If I have HTML that are lines like the following: (\t means Tab character)

<P>\tSome text</P>
<P>\t\tSome text</P>
<P>\tSome text</P>

Using regex, how can I convert the above to:


At the moment I have:

for $line (@lines)
   $line =~ s{^(<P>(?:<BLOCKQUOTE>)*)\t(.+?)((?:</BLOCKQUOTE>)*</P>)$}{$1<BLOCKQUOTE>$2</BLOCKQUOTE>$3}g;
  • Out of curiosity, are you trying to match a tab like the whitespace, or the literal characters \\ and t ?
    – Nick Reed
    Commented Oct 11, 2019 at 4:01
  • @NickReed I am trying to match actual tab characters, not the literal \t
    – CJ7
    Commented Oct 11, 2019 at 4:02
  • Alright, and what language are you using to replace the characters - is that JQuery?
    – Nick Reed
    Commented Oct 11, 2019 at 4:04
  • @NickReed The language is perl, using regex
    – CJ7
    Commented Oct 11, 2019 at 4:05

5 Answers 5


The tricky bit here is to somehow enter as many replacement tags as there are tabs.

I'd go with multiple passes, first counting the tabs and then going over the string again to replace them with the right number of open-close replacement tags (BLOCKQUOTE). In this case a single regex is bound to be much more complex and thus that much harder to tweak and maintain.

use warnings;
use strict;
use feature 'say';

my @test_strings = ( 
    qq(<p>\t\ttwo tabs</p>),
    qq(<p>\tone tab</p>),
    qq(<p>no tab</p>),
    qq(<div>\tnot paragraph</div>),

say for @test_strings;  say '';

for (@test_strings) 
    if (my ($tabs) = /<p>(\t+)/)          # capture consecutive tabs
        my $nt = () = $tabs =~ /\t/g;     # count them

        my $ot = "<BLOCKQUOTE>"  x $nt;   # open-tag
        my $ct = "</BLOCKQUOTE>" x $nt;   # close-tag

        s{<p> \t+ ([^\t].+?) </p>}{<p>$ot$1$ct</p>}x; 



<p>             two tabs</p>
<p>     one tab</p>
<p>no tab</p>
<div>   not paragraph</div>

<p>no tab</p>
<div>   not paragraph</div>


  • As it stands this works with at most one paragraph (<p>...</p>) in the string, while

    while (my ($tabs) = /<p>(\t+)/g) { ... }

    (instead of if (...)) appears to work with multiple paragraphs. Needs more testing

  • Counting itself uses =()= "operator". It imposes list context on its right-hand side, so the regex returns the list of matches, assigned to a scalar on its left. Thus we get the count.

    In this case, with $tabs consisting of only the tab characters, one can simply do

     my $nt = split '', $tabs;

    (Update: really just my $nt = length $tabs;, as in other answers)

    I still use the regex since it'll work for a string with things other than just tabs, as well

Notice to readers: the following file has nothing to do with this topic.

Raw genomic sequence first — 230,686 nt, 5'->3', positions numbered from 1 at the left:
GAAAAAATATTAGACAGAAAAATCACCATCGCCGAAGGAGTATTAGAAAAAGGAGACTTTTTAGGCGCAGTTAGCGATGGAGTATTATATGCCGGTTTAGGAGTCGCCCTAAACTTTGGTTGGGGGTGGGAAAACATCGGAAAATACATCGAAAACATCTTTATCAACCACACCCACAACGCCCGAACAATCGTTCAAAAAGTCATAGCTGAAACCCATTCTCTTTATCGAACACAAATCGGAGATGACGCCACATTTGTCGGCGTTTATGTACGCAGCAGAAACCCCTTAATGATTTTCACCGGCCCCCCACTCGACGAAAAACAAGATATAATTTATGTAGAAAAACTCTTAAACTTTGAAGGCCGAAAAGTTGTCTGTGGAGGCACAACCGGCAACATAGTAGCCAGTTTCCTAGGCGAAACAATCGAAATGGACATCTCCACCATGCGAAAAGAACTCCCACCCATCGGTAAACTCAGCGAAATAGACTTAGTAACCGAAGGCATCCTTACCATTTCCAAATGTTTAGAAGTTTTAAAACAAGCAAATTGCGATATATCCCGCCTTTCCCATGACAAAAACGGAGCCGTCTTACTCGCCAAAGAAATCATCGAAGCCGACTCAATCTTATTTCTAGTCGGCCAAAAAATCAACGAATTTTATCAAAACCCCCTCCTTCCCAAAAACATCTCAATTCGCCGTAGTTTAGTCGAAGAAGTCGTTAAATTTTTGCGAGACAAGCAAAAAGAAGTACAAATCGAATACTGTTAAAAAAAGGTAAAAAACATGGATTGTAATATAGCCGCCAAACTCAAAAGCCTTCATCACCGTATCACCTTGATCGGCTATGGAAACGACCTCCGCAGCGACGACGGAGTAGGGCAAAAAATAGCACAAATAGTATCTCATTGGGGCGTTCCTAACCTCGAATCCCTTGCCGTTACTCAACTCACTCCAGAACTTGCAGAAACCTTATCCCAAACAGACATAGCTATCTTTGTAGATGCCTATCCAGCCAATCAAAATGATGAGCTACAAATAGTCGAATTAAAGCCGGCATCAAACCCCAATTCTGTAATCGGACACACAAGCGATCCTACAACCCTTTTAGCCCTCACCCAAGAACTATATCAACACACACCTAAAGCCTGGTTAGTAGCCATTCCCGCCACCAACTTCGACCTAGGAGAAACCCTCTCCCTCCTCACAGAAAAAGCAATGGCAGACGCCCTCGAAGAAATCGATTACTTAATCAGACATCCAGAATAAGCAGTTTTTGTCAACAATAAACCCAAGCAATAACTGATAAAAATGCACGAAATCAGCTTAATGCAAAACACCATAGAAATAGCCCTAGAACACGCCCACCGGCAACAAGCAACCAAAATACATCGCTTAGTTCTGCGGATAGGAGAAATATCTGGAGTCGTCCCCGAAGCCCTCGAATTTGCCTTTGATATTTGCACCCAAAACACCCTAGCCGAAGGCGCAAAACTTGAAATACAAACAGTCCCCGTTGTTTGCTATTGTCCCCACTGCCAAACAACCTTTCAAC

• The code replaces only the consecutive tabs in the beginning, right after <p>, not any that may come later in the string (how I see the requirement).

    This is provided for by following the tabs in the pattern (\t+) with a single non-tab character and then any characters, [^\t].*?. Thus this matches for a string with more tabs further down but replaces only the leading "block" of tabs

  • Your answer is how I approached it first, but I wanted to do it a one line regex. See my answer which uses the \Ganchor.
    – CJ7
    Commented Oct 11, 2019 at 6:18
  • Sorry, my answer didn't actually work. See my updated answer.
    – CJ7
    Commented Oct 11, 2019 at 6:54
  • To the reader: I have no idea for the -1, and I looked and looked. A job like this can of course depend on details a lot but the code here works for the question as asked, as far as I can see
    – zdim
    Commented Nov 14, 2019 at 7:10

Maybe, with some expression similar to:


and replace with


If you wish to simplify/modify/explore the expression, it's been explained on the top right panel of regex101.com. If you'd like, you can also watch in this link, how it would match against some sample inputs.


I was going to say regex isn't powerful enough to do this on its own, but it looks like Perl can more than do the job! This logic should be fairly painless to extend for multiple lines of input.

#your input text
$string = "<P>      Some text</P>";

#get the number of tab characters present in the string - note that this assumes they're all at the start
my @matches = $string =~ /\t/g;

#get the other parts of the string
$string =~ /(<P>)(\t+)(.*)(<\/P>)/g;

#add <BLOCKQUOTE> once for each match at the locations you've specified, and also cut out the existing tabs
$out = $1 . "<BLOCKQUOTE>" x @matches . $3 . "<BLOCKQUOTE>" x @matches . $4;
print "$out"

Using Mojo::DOM, so we aren't restricted by organization of whitespace or edge cases:

use strict;
use warnings;
use Mojo::DOM;

my $html = <<"HTML";
<P>\tSome text</P>
<P>\t\tSome text</P>
<P>\tSome text</P>

my $dom = Mojo::DOM->new($html);
foreach my $p ($dom->find('p')->each) {
  my $content = $p->content;
  $content =~ s/^(\t*)//;
  my $count = length $1;
  $p->wrap_content('<blockquote></blockquote>') for 1..$count;

print $dom->to_string;


<p><blockquote>Some text</blockquote></p>
<p><blockquote><blockquote>Some text</blockquote></blockquote></p>
<p><blockquote>Some text</blockquote></p>

(You can use XML mode if you really want to keep it case sensitive.)

for (@lines)
   s{^<P>(\t+)(.+?)</P>$}{<P> . "<BLOCKQUOTE>" x length($1) . $2 . "</BLOCKQUOTE>" x length($1) . "</P>"}gie;

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